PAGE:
The question many baseball fans like to ask before each season is which players are the most overrated players in the game. The 2015 MLB season will be no different, as we will take a look at the most overrated players in the National League in this article as well as the American League in a later article.
As far as the measurements we will use to determine which players are overrated we will look at a few key areas. The first area we will look at is how much a player might be making per season. For example a player hitting just .250 making under a million dollars might not make the list while a player making $10 million dollars hitting .250 would make the list.
The next measurement we will look at is how a player is performing based on how much hype might be associated with a specific player. This typically relates to the younger ball players who have a ton of praise or promise coming up from the minor leagues.
The last measurement is more of an overall measurement of how well this player has performed for his career. For example a lifetime .305 hitter who might have seen his numbers dip for the first time last season. The game of baseball is one of the most difficult sports to play so we can all let one slump get a pass.
Here is our list of most overrated ball player in the National League.
Bryce Harper, Washington Nationals: The Nationals outfielder is just 22 years old but based on how much hype he had coming up through the Minors he hasn’t lived up. This also includes a front page landing spot on Sports Illustrated at the age of 15 to help build up this hype
One of Harpers main issues since joining the club in 2012, is his ability to stay healthy and on the baseball field. In each of the past two seasons, Harper failed to appear in 120 games. This is the one main reason we haven’t seen Harper hit his full potential as well as an increase in his statistics.
Last season in just 100 games, Harper finished with an .273 average but saw a career low in home runs at 13 in 352 at bats. Harper also saw his strikeouts grow to 104 only six fewer then his career high. That is a major concern since he struck out 120 times in 533 plate appearances as a rookie.
Melvin Upton, Atlanta Braves: Yes you might not have ever heard of this ball player but you actually have. Melvin Upton is no other than outfielder BJ Upton who decided to go back to his full name in 2015. The Braves outfielder simply lands on this list based on his production on the field compared to that crazy five year $72 million dollar contract he signed in 2013.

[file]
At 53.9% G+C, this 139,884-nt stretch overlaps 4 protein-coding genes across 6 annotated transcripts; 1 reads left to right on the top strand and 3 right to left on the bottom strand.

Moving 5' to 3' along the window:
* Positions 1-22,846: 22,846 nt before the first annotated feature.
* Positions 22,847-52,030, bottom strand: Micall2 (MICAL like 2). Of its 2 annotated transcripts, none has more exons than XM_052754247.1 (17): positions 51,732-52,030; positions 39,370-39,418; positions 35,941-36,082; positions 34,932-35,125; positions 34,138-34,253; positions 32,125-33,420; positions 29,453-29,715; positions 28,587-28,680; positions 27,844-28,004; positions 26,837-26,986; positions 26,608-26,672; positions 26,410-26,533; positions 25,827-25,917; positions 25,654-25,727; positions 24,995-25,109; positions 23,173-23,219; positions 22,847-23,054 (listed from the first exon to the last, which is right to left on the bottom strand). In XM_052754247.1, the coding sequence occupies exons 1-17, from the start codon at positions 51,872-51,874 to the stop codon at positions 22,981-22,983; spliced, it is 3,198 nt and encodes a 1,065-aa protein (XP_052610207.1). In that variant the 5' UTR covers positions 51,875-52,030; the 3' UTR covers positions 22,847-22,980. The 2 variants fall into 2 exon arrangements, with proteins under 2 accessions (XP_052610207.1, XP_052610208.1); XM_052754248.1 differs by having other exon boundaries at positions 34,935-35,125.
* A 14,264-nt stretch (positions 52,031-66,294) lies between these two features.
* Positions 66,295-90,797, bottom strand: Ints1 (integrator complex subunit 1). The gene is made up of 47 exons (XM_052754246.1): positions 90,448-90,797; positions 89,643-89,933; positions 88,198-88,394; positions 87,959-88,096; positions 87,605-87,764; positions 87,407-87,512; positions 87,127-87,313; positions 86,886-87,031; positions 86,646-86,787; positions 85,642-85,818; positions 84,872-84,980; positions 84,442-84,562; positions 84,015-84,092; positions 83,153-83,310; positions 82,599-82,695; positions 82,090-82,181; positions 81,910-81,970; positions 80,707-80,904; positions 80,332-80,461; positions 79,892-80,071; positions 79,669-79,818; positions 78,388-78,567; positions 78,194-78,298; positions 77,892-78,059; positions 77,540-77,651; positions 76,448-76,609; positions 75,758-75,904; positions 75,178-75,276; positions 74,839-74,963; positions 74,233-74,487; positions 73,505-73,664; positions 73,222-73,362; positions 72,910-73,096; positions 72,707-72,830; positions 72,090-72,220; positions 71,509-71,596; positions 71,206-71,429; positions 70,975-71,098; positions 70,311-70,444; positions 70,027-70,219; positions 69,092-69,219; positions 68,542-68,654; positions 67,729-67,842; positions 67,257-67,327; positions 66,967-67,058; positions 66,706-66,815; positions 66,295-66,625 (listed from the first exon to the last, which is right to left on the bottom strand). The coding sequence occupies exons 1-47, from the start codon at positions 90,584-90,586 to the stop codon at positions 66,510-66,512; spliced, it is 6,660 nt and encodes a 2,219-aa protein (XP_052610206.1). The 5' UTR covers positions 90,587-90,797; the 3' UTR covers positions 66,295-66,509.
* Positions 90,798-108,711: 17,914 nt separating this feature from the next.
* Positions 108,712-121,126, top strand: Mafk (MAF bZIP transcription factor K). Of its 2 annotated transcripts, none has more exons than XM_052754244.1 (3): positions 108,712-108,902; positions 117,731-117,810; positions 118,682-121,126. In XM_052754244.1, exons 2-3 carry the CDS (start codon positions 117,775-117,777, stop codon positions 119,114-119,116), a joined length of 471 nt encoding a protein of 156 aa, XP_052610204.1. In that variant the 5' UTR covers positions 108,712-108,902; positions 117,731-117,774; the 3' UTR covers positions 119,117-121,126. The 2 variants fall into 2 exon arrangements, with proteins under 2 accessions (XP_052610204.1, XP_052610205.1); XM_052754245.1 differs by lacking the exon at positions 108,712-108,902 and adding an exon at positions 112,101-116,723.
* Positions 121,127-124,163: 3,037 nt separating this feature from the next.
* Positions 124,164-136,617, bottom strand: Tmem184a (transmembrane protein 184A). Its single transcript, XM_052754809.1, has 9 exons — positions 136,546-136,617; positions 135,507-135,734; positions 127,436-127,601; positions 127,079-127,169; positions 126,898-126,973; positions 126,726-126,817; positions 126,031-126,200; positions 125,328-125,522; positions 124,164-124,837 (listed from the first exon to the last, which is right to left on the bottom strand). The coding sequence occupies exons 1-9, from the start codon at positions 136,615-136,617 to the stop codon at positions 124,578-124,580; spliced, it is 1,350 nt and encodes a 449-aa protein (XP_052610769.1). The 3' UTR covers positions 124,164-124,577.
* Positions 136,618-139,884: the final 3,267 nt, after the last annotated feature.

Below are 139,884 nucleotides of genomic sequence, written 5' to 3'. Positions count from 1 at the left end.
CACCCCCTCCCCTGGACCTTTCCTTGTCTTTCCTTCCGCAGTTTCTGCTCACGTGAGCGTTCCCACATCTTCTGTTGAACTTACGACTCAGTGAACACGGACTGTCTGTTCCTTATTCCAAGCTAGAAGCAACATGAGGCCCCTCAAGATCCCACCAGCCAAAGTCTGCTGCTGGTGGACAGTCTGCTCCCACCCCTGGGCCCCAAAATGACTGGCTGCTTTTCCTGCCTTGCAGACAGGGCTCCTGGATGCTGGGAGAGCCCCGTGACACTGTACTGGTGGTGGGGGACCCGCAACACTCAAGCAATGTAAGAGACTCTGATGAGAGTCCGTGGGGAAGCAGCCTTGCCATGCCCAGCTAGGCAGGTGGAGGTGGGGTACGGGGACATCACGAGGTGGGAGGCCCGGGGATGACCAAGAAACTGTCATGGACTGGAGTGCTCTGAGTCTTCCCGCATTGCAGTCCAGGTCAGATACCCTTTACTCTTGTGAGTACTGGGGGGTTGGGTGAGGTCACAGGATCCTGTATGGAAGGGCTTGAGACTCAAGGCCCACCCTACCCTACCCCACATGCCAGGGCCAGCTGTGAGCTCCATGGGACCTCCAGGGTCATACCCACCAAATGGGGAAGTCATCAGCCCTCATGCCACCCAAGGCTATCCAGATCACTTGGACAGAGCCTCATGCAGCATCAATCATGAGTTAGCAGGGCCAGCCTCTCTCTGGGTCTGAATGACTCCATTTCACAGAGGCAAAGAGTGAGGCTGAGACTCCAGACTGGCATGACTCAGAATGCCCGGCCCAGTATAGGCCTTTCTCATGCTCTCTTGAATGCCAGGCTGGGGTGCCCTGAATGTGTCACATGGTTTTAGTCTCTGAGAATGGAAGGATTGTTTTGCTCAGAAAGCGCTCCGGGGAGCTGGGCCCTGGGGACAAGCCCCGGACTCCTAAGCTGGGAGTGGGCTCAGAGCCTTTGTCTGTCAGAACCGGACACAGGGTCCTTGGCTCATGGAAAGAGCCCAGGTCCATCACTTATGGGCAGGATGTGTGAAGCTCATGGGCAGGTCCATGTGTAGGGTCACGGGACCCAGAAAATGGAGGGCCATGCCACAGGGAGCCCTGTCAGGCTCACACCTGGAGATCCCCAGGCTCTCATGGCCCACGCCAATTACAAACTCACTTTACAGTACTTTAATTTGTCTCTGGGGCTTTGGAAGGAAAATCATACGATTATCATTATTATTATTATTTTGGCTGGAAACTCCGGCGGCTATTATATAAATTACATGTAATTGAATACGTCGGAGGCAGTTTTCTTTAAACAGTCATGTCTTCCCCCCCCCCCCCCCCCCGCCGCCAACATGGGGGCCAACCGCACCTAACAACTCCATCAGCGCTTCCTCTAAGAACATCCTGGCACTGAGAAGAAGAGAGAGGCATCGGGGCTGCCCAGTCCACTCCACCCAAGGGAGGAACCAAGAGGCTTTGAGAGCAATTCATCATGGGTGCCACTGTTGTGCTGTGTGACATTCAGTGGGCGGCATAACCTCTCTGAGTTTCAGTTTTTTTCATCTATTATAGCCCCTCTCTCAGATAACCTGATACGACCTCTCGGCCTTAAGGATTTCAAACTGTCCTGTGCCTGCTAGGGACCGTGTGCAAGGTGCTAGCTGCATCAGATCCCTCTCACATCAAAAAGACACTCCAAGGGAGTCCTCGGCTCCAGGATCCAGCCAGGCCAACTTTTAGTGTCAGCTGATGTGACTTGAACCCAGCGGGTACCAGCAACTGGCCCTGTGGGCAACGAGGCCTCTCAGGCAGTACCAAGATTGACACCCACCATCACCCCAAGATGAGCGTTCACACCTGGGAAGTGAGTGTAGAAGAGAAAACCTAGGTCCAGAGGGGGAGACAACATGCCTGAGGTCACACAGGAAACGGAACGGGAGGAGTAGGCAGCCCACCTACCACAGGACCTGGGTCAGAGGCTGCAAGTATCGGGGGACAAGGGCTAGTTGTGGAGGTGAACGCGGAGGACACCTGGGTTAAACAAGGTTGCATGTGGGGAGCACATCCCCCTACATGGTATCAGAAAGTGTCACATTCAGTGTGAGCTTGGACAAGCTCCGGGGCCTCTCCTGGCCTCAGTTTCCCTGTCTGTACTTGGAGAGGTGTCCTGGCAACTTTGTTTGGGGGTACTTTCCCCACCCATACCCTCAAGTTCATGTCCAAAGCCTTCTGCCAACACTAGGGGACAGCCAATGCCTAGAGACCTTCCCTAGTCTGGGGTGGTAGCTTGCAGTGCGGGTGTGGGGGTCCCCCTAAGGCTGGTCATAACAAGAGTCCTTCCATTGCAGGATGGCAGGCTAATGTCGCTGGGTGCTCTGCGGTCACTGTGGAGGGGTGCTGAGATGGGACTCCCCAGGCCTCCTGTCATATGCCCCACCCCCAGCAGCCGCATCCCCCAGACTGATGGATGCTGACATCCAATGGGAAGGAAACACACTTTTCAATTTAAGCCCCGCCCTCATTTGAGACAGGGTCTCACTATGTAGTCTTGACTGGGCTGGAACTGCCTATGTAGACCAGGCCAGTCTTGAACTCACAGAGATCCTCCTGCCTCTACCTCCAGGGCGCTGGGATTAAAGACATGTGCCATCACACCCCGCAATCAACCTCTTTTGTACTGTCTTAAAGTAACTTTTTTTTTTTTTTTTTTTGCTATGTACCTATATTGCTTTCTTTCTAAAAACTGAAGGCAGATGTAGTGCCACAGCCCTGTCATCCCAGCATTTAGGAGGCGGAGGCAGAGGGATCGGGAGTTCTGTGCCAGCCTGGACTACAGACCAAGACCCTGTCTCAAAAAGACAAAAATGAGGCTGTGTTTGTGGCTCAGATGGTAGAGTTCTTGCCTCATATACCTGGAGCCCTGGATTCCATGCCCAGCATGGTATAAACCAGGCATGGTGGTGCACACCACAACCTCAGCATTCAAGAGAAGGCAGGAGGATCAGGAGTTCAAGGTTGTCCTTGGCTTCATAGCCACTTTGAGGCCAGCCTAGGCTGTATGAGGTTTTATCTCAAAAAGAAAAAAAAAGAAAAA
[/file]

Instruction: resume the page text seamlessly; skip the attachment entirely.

Upton is entering the third year of that deal is expected to make $15,050,000 this season after making just over $14 million last season. In his first two seasons in Atlanta, Upton has failed to hit over .210, hit 20 home runs or drive in 60 runs.
The salary along with his production this off-season opened up the possibilities the club would look to move him but no team would take on the contract.
Ryan Howard, Philadelphia Phillies: Howard is another one of those ball players who landed a hug contract and hasn’t lived up to the hype the past few seasons. The Phillies first baseman is the fourth highest paid player in all of baseball in 2015 with a $25 million dollar salary.
Since signing that contract, Howard has hit just 48 home runs over the past three seasons after six straight seasons with over 31. Howard has also struggled to reach the 100 runs batted in mark as well as a .250 batting average. All of these have also attributed to a slugging percentage of .380 in 2015.
The good news for Phillies fans he did see an increase of both home runs and runs batted in 2015. The bad news is the club attempted to trade him away this off-season but couldn’t find a potential landing spot.
Cliff Lee, Philadelphia Phillies: Lee joins his teammate as one of the most overrated players in the National League. Yes Lee has pitched well in the postseason but if he can’t stay healthy to pitch the Phillies to that point what good is he to any rotation.
Lee like Howard is expected to make $25 million dollars this season which is the third highest salary of all starting pitchers. This is something that is hard to believe since he has only won 24 games over the past three seasons with the club. Not all of his results are directly based on his success as he has finished with a 3.65, 2.87 and 3.16 earned run average in each of those seasons.
Nonetheless any player making that kind of money should finish in the top of every major statistic.
Carl Crawford, Los Angeles Dodgers: The former Tampa Bay Rays star has not been able to put it all together in his stints with the Dodgers as well as the Boston Red Sox. Much of that has to due with his ability to stay healthy in each of the past three seasons appearing in a high of 116 games in 2013. Last season Crawford finished with only 105 games played and second lowest total in the past 11 seasons.
Overall Crawford saw his production pick up at the plate finishing with a .300 batting average to go along with 46 runs driven in. The downside is Crawford is the 21st highest paid players in Major League Baseball something that can’t be blamed on the Dodgers since he signed this deal with the Boston Red Sox.